The Fed’s preferred inflation gauge just moved in the wrong direction

(CNN) — Inflation remained stubbornly high last month, but it hasn’t stopped Americans from spending.

The Personal Consumption Expenditures price index — a closely watched inflation gauge favored by the Federal Reserve — accelerated to 2.7% for the year ended in March, according to data released Friday by the Commerce Department.

That rate was above economists’ expectations for a 2.6% gain and landed above February’s reading of 2.5%.

On a monthly basis, prices rose 0.3%, unchanged from the pace seen in February.

“We’re moving in the wrong direction, again, on the inflation story,” Ben Ayers, Nationwide’s senior economist, told CNN in an interview.

Inflation has cooled significantly from the decades-high levels seen in the summer of 2022; however, progress that was made last year did not continue into 2024. While rising gas prices played their role, the biggest bogeyman to lower inflation has been shelter costs and overall services, where price hikes tend to be more “sticky.”

“Those [price increases for services] don’t go away overnight, and I think that’s the concerning part for us as economists, but also for the Fed,” Ayers said. “That means a longer road for this higher inflationary environment over this year than we thought.”

Inflation in neutral has the Fed still on hold

While many economists prefer to measure the nation’s inflation levels using the monthly Consumer Price Index (which shows prices are up 3.5% annually through March), the Fed bases its 2% inflation target on the overall PCE index. In its evaluation of monetary policy, the Fed also is closely watching shifts in underlying inflation — seen best through the “core” PCE index that strips out volatile food and energy prices.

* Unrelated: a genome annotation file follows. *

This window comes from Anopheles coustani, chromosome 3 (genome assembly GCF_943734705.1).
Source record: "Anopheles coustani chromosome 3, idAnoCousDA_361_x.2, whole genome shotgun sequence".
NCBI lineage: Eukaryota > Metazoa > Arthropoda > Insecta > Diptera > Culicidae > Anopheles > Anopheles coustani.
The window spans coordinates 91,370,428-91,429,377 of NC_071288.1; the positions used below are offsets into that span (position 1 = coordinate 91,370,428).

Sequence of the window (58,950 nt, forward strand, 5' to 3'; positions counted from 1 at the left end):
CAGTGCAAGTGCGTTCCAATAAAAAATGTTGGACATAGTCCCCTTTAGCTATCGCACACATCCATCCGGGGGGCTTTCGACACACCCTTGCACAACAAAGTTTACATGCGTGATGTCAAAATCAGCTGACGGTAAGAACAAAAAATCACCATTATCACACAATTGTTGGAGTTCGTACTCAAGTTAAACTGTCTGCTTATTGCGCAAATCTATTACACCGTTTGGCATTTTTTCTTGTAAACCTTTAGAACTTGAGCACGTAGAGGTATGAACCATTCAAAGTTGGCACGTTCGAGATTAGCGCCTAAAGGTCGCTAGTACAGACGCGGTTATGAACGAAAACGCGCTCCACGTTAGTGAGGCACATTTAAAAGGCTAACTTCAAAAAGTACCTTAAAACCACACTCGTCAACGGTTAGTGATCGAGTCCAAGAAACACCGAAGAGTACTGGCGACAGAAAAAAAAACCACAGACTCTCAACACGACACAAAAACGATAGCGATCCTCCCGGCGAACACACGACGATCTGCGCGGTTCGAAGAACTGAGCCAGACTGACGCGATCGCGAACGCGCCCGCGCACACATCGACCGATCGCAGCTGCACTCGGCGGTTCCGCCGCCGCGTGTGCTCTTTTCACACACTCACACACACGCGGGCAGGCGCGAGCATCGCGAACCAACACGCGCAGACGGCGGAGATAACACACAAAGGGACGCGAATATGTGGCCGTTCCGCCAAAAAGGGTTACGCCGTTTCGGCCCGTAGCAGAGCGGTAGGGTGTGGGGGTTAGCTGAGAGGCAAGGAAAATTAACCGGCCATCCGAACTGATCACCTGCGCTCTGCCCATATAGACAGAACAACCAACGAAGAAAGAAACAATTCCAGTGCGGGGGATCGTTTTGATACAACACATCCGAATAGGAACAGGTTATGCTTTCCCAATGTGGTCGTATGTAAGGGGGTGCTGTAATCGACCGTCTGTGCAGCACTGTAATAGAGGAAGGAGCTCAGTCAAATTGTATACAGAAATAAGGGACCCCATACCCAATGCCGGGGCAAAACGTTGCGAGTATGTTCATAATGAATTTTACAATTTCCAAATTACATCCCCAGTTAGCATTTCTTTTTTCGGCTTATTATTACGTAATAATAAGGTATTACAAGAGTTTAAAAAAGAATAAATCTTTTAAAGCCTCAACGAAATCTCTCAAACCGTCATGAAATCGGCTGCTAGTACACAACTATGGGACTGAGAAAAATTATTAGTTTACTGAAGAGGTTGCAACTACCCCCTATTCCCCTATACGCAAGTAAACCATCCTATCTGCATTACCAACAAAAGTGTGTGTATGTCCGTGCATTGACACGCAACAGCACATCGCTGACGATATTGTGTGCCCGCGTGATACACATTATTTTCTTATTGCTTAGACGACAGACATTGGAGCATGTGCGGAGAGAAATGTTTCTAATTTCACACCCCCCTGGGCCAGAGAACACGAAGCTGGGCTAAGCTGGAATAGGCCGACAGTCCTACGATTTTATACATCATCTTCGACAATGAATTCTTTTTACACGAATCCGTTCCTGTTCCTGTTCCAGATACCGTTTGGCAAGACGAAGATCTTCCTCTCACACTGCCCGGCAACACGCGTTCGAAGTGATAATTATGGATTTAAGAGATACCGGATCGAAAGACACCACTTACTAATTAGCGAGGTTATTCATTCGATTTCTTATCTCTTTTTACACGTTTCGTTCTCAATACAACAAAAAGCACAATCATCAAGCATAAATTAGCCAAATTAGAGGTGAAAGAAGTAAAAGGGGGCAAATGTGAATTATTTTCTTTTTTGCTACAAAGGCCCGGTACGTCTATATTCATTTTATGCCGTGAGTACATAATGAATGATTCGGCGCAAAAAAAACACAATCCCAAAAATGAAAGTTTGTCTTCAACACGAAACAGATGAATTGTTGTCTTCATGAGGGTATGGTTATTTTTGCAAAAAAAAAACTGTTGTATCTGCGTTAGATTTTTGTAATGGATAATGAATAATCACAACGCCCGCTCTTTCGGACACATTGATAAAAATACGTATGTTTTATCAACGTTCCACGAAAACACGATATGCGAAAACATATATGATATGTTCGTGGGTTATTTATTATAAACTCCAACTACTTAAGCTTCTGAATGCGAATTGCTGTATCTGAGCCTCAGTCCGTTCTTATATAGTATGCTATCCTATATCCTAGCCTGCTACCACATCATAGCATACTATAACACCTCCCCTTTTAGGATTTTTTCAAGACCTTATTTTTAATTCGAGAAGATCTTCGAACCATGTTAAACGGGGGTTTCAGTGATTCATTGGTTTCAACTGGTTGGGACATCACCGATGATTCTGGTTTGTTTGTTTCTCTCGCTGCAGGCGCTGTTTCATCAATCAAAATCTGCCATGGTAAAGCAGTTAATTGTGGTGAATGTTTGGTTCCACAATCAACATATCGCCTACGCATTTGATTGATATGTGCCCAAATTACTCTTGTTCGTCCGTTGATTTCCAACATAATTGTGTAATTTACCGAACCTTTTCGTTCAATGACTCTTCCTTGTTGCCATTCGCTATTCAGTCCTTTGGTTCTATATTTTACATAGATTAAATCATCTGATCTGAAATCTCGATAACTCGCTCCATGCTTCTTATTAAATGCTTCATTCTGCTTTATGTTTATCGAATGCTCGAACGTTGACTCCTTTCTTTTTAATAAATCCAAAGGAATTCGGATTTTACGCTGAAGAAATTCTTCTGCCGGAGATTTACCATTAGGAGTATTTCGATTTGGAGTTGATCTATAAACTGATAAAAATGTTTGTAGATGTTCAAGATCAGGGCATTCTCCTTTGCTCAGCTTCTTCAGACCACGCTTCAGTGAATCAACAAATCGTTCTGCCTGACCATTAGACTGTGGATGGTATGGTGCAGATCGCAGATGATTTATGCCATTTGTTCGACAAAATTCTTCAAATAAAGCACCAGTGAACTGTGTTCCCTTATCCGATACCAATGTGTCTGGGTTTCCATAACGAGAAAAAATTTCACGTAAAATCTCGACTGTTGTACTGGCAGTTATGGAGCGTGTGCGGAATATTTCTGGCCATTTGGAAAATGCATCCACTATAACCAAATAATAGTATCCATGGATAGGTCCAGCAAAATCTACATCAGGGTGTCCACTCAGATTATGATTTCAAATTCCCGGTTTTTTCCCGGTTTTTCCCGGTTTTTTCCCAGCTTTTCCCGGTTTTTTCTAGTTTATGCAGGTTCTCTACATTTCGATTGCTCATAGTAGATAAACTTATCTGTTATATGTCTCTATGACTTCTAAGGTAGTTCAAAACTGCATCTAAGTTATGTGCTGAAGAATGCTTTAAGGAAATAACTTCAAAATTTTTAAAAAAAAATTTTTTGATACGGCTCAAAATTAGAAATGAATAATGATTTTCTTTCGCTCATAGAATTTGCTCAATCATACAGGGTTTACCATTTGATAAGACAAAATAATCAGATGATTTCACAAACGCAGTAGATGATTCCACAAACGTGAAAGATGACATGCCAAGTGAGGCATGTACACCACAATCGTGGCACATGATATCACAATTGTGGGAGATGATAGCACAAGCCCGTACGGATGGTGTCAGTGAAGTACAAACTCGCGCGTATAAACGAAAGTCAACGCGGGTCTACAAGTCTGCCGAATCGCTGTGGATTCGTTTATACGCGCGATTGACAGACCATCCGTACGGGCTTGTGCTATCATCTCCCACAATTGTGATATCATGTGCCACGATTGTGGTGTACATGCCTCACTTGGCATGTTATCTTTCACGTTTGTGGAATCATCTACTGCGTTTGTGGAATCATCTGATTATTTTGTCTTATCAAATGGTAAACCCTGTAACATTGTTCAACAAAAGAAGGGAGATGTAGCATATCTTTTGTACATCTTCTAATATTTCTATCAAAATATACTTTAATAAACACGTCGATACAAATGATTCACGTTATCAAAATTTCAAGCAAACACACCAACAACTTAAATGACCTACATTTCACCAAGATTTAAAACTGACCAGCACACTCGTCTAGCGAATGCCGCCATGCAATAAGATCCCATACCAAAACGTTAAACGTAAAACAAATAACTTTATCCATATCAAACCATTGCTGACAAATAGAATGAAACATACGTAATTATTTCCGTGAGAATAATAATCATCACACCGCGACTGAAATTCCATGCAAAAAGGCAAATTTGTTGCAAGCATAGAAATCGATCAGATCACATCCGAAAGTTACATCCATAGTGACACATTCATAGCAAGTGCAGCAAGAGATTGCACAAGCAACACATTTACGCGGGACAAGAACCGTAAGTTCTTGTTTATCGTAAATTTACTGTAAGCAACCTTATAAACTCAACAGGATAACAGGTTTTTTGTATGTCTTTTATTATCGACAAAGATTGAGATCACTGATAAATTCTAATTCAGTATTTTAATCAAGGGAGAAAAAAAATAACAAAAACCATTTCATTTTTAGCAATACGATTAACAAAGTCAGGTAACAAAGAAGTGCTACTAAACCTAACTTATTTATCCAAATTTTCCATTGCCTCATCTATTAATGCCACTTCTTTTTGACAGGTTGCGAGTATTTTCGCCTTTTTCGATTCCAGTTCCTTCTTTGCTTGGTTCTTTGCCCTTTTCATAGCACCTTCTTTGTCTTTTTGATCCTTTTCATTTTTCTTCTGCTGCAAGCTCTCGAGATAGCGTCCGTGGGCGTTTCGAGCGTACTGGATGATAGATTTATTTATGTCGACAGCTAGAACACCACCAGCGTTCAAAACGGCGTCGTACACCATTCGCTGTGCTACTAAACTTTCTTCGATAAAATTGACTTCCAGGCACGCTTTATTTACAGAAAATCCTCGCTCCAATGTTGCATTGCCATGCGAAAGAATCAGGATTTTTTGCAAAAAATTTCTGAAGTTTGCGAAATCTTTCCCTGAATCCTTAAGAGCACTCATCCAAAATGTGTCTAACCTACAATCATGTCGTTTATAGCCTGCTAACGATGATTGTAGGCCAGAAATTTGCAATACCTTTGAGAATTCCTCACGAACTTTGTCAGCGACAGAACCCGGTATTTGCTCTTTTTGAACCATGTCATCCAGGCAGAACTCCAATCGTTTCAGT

The core PCE index held steady in March on both a monthly and annual basis, 0.3% and 2.8%, respectively.

While both indexes are much lower than they were at their peaks (7.1% PCE inflation in June 2022, 5.6% for core in February 2022), they also remain stuck above the Fed’s 2% target. After 11 rate hikes in two years, the Fed has been on hold and eyeing potential rate cuts for this year.

The timing of those cuts got pushed back after a series of hot inflation reports to start 2024, economists and analysts say.

The Fed has a policymaking meeting next week, and central bankers are widely expected to stay the course and keep rates where they are until clearer progress is being made.

That’s expected to occur in the coming months, wrote Tuan Nguyen, economist at RSM US. A key reason for that will be disinflation in housing prices.

Inflation gauges capture changes in rent — and the implicit rental value of owned homes — on a lag. Market-rate rents have stabilized, and economists expect that to be reflected in the inflation data in the coming months.

“We expect housing inflation to likely be halved, bringing overall inflation much closer to the Fed’s 2% target than currently anticipated,” Nguyen wrote, adding that RSM views the first rate cuts as not likely to occur until September.

Rent hikes have cooled but the car insurance stings